After a good night’s sleep and a campfire breakfast of scrambled eggs, pancakes, and orange juice, the group felt strong enough to tackle the slick rock slopes of Grey Mesa. Once they got to the top they had relatively smooth going for 15 miles. From the top of the mesa they could look down and see Lake Powell and the Big Bend of the San Juan River. The drivers let themselves and their vehicles slowly down the other side of Grey Mesa while many from the company enjoyed the walk.
As the day wore on they traveled to the top of Cottonwood Canyon, where they were able to look down the canyon and across Lake Powell to the Hole-in-the-Rock.
Though the youth activity took three days instead of six months, there were many parallels in the two journeys. Many of the names were the same, the country was still the same, this modern trip was organized much like the original one. And, like the first trip, this one accomplished the purposes originally intended for it.
“What an eye opener! I couldn’t believe the places those people went over. I love the stories of all the hardships and trials and especially the motivating stories of super faith and hard working pioneers. They were great and very faithful people to do what their leaders asked them to do. I hope I can take this wonderful example and apply these hard working and faithful qualities to my life,” said Annette Carroll.
John Hunt, one of the leader specialists, added “I am 47 years old and have lived in Blanding all of my life. This is my first time to go on this trail. I learned that pictures and stories are not adequate. I have flown over this trail many times, but nothing equals being here. I took my jeep places I never would have believed it would have gone.”
Brother Shumway seemed to sum up most of the feelings of the group when he said, “We all came home with a greater appreciation for the original Hole-in-the-Rock pioneers, who showed their love for the gospel by leaving comfortable homes, disrupting their lives to heed the call of the prophet to extend the boundaries of Zion into this beautiful but inhospitable land of San Juan. We found greater love and appreciation for one another as we camped, ate, jeeped, played, and worshiped in that pleasant setting. We were touched by the Spirit of the Lord in our fireside programs as we listened to the special speakers and music. Most of all, we felt the hand of our Maker, who was with us on this journey and who will be with us on all of our journeys through this life and the eternities.”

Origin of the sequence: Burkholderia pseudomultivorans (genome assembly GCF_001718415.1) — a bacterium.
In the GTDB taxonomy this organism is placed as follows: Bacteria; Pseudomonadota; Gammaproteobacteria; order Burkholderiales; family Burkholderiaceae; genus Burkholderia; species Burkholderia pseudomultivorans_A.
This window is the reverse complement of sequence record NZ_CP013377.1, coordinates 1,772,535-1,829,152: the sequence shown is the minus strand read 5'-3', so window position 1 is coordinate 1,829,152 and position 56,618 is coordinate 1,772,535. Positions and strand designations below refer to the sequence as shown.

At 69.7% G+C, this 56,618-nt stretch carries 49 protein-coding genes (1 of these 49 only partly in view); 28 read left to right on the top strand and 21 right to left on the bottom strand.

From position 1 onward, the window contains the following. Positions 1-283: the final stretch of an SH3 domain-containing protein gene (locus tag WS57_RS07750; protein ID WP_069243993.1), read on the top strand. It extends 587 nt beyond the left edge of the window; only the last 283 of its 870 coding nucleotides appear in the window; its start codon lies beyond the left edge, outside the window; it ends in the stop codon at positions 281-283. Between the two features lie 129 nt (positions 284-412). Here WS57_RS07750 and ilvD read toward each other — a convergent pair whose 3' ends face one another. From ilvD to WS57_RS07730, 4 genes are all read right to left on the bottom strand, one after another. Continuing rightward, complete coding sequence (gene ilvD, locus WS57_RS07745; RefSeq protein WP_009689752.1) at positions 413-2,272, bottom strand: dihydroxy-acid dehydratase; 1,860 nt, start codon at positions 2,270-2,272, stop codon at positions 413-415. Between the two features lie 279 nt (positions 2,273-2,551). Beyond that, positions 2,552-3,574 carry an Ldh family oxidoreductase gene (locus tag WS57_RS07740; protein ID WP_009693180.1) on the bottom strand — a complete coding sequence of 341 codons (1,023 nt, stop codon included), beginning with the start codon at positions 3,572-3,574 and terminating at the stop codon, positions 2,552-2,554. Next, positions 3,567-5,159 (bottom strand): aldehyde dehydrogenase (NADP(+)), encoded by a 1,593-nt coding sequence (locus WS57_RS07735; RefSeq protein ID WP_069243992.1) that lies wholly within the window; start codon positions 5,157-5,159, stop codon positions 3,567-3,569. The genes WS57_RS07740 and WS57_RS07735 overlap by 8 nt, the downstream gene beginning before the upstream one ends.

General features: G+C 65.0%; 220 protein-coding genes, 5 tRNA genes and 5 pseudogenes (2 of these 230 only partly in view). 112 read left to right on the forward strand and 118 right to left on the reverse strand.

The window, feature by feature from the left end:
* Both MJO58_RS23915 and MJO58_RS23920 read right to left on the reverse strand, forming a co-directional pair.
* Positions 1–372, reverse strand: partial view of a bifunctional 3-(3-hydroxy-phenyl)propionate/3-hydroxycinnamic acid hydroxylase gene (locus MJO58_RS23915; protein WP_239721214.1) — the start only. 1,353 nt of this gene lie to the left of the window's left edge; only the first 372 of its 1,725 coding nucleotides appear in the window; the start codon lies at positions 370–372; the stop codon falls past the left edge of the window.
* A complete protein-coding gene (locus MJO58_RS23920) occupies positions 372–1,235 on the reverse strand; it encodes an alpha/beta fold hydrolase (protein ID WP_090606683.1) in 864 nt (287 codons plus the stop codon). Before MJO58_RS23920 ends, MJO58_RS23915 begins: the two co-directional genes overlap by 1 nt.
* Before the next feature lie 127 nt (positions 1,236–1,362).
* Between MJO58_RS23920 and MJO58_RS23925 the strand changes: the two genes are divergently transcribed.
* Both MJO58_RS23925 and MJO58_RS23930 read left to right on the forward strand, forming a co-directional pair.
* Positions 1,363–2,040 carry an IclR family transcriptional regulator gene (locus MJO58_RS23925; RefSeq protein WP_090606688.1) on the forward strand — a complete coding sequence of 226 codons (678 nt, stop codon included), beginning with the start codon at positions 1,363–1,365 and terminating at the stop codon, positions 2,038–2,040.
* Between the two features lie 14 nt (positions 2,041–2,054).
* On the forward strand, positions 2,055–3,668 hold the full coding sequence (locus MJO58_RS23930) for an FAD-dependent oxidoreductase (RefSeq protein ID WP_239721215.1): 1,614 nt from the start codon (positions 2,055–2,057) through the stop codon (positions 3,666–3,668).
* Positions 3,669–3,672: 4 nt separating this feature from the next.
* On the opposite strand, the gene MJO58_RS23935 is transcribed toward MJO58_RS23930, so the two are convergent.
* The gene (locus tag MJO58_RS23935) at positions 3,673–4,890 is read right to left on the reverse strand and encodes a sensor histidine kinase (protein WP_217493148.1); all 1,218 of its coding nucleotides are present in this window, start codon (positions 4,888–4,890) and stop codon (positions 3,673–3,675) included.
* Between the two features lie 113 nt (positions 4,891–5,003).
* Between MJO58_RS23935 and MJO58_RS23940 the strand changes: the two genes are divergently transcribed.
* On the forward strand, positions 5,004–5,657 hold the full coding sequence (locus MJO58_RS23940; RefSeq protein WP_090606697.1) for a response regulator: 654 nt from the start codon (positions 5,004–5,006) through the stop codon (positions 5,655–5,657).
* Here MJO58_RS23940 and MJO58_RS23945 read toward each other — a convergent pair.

[Quotes about Hole-in-the-Rock]
Charles Redd later wrote about the climb up Comb Ridge: “Aside from the Hole-in-the-Rock, itself, this was the steepest crossing on the journey. Here again seven span of horses were used, so that when some of the horses were on their knees, fighting to get up to find a foothold, the still-erect horses could plunge upward against the sharp grade. On the worst slopes the men were forced to beat their jaded animals into giving all they had. After several pulls, rests, and pulls, many of the horses took to spasms and near-convulsions, so exhausted were they.”
“By the time most of the outfits were across, the worst stretches could easily be identified by the dried blood and matted hair from the forelegs of the struggling teams. My father [L. H. Redd, Jr.] was a strong man, and reluctant to display emotion; but whenever in later years the full pathos of San Juan Hill was recalled either by himself or by someone else, the memory of such bitter struggles was too much for him and he wept” (in David E. Miller, Hole-in-the-Rock, Salt Lake City: University of Utah Press, 1966, pp. 138–139).
Salvation Knoll, another early landmark, was so named by George B. Hobbs when he and three others were on an advance scouting party. They were lost Christmas day in 1879. They were out of provisions and they were traveling in snow and extreme cold. Thinking they might die, Brother Hobbs decided to climb a small knoll which he named Salvation Knoll.
His journal records, “This was surely Salvation Knoll, for on looking to the northeast across a spur of the Elk Mountain I discovered the Blue Mountains, about 10 miles away” (in Hole-in-the-Rock, p. 88).
When the main body of the pioneers got passed Comb Ridge and went on a few more miles they were too tired to travel any farther.
“As they rested in exhaustion from the last intensive strain, for the first time they began to see themselves for what they were: weary, worn out, galled, both teams and men. For so long they had walked and slept and eaten and lived on sloping uneven ground that the thought of level bottom-land was extremely sweet. Yet one woman spoke for the whole group when, recalling this last phase of the journey she said later, ‘I was so tired and sore that I had no desire to be any place except where I was.’ Someone pointed out to her that Montezuma wasn’t even twenty miles away, and that some of the head wagons were already over Butler Wash and onto dirt road—even then it made no difference. When they began to sing “The Latter-day Work Roll On,’ she had to sing to keep from crying” (Charles Redd, in Hole-in-the-Rock, p. 140).